I think our local schools in Melrose, Massachusetts are primarily Windows, with 
some Chromebooks and iPads here and there for special purposes.

Many years ago I was chatting with a high school teacher at a GNU/Linux user's 
group meeting. He said, "If you put students in front of computers in the 
classroom, it doesn't matter what operating system it has. They're going to 
break it, and the teacher will spend all of his/her time fixing desktops. You 
need a remote desktop on central server." So the idea of a remote desktop for 
schools sounds great. The big competition there will be Chromebooks and Google 

Jim Garrett

----- Reply message -----
From: "amunizp" <a75...@alumni.tecnun.es>
To: "Aaron E-J" <t...@otherrealm.org>, <libreplanet-discuss@libreplanet.org>, 
Subject: [libreplanet-discuss] What does the tech setup look like in your grade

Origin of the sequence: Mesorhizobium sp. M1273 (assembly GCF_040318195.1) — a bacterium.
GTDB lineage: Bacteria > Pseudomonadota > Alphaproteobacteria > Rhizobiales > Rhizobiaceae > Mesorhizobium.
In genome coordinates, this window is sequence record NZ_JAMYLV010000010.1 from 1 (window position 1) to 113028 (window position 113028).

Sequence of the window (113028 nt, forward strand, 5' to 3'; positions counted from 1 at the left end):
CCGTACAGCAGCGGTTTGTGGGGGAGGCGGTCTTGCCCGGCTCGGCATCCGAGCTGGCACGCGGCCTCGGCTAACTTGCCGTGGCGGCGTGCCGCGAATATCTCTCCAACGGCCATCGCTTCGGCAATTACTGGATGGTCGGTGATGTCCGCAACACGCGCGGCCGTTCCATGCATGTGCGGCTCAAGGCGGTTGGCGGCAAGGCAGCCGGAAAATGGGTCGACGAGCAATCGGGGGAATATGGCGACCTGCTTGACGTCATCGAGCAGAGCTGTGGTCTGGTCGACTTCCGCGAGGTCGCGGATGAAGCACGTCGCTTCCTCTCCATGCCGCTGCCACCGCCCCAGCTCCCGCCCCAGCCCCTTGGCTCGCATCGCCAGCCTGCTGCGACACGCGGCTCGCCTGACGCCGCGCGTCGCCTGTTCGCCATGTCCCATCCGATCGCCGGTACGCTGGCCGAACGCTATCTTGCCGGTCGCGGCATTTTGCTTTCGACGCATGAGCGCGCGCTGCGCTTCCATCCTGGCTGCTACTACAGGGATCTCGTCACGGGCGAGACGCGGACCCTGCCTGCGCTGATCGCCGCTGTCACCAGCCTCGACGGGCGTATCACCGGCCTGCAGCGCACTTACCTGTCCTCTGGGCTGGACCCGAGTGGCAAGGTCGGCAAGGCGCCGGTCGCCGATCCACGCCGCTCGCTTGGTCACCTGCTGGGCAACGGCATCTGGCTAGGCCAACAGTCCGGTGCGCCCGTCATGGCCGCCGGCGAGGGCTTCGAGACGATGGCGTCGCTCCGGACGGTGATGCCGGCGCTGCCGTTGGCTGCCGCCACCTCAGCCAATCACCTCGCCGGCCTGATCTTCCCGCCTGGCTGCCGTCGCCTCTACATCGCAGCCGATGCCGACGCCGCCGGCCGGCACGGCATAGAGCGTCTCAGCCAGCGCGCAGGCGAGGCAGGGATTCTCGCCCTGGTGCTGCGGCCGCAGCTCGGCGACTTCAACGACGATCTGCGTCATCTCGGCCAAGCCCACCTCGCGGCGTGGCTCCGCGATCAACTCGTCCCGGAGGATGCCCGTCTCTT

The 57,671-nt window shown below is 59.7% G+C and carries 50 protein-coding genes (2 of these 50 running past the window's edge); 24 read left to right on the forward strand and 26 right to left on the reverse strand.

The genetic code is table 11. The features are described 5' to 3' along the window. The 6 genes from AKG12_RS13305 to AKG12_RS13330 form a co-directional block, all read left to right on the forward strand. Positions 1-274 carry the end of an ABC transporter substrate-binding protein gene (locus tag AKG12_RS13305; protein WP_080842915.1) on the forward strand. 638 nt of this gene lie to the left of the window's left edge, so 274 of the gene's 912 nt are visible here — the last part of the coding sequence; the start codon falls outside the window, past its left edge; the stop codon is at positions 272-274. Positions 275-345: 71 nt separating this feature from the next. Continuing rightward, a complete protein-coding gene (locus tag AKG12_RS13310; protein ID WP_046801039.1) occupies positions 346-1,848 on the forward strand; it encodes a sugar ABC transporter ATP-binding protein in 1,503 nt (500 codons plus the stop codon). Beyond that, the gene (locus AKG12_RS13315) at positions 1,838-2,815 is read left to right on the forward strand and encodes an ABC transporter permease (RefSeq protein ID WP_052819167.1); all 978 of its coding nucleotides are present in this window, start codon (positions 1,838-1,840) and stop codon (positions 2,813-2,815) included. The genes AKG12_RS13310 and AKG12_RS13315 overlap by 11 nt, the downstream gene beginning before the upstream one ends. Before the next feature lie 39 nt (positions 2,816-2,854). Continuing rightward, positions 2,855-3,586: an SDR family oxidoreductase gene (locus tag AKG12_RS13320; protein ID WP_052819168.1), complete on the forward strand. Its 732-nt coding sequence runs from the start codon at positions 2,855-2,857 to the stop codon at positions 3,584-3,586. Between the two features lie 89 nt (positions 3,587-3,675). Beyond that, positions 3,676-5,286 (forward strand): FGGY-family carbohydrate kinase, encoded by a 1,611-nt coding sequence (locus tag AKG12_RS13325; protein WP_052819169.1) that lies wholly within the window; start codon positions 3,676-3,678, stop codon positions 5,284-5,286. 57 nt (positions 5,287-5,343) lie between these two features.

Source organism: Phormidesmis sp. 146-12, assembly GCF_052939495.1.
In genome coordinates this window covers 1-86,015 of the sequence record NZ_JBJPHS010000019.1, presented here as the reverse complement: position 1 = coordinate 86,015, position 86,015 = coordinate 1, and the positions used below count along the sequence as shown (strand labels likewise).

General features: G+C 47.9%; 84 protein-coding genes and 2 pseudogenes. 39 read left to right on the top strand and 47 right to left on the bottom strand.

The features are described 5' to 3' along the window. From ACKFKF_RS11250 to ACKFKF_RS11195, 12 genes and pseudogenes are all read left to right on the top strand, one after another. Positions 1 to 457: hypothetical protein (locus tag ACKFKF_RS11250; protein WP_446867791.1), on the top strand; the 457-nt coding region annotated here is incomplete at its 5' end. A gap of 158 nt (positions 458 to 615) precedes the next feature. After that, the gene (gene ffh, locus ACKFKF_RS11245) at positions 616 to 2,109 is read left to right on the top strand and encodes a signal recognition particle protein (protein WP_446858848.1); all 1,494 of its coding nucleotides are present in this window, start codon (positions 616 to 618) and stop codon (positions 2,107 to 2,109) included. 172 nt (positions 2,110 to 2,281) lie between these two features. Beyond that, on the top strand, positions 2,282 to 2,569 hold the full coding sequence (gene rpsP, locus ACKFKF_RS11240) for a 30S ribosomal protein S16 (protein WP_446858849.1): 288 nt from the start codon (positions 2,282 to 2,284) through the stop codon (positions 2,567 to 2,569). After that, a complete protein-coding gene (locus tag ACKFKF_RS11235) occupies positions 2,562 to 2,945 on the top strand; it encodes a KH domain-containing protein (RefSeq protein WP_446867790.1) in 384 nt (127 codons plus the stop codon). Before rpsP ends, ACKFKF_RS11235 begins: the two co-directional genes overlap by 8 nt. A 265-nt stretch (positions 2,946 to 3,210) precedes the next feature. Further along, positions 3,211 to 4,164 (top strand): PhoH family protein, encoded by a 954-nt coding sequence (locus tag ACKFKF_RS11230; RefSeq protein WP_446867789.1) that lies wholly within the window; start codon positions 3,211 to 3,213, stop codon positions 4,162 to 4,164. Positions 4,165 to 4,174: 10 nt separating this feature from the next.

Date: Fri, Oct 14, 2016 02:15

El 13 de octubre de 2016 00:18:37 GMT+01:00, Aaron E-J <t...@otherrealm.org> 
>I am developing a ready-out-of the-box, open source virtual remote
>desktop platform and would like to investigate its deployment in school
>systems.  My assumption is that most schools are using proprietary
>technologies (Mac/PC) for the most part and that a switch to Linux
>platforms would bring cost savings.  However, I know very little about
>the current technology setups in schools near me – let alone schools
>elsewhere in the U.S. (where I'm based) or the world.  I would like to
>hear from people who have kids, what does their school technology setup
>look like?

Don't know what they have now but they are going for the very expensive and 
monopolistic smartboards.  A whiteboard/touchscreen. I am doing what I can to 
avoid it.
A quick search shows some hit and miss DIY replacements no profesional solution.
-- --
Andres (he/him/his)
Ham United Group
Richmond Makerlabs

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